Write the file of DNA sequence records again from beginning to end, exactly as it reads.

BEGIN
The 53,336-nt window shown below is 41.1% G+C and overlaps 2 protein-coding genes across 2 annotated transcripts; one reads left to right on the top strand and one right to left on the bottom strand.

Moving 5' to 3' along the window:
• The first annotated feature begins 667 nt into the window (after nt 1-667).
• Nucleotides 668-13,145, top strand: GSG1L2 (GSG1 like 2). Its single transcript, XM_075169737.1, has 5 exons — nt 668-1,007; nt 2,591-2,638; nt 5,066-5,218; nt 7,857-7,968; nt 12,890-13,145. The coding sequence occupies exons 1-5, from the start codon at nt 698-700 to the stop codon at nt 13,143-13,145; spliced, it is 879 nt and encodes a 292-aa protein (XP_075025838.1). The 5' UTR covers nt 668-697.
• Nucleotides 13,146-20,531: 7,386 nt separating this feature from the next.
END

The 53,336-nt window shown below is 41.1% G+C and overlaps 2 protein-coding genes across 2 annotated transcripts; one reads left to right on the top strand and one right to left on the bottom strand.

Moving 5' to 3' along the window:
• The first annotated feature begins 667 nt into the window (after nt 1-667).
• Nucleotides 668-13,145, top strand: GSG1L2 (GSG1 like 2). Its single transcript, XM_075169737.1, has 5 exons — nt 668-1,007; nt 2,591-2,638; nt 5,066-5,218; nt 7,857-7,968; nt 12,890-13,145. The coding sequence occupies exons 1-5, from the start codon at nt 698-700 to the stop codon at nt 13,143-13,145; spliced, it is 879 nt and encodes a 292-aa protein (XP_075025838.1). The 5' UTR covers nt 668-697.
• Nucleotides 13,146-20,531: 7,386 nt separating this feature from the next.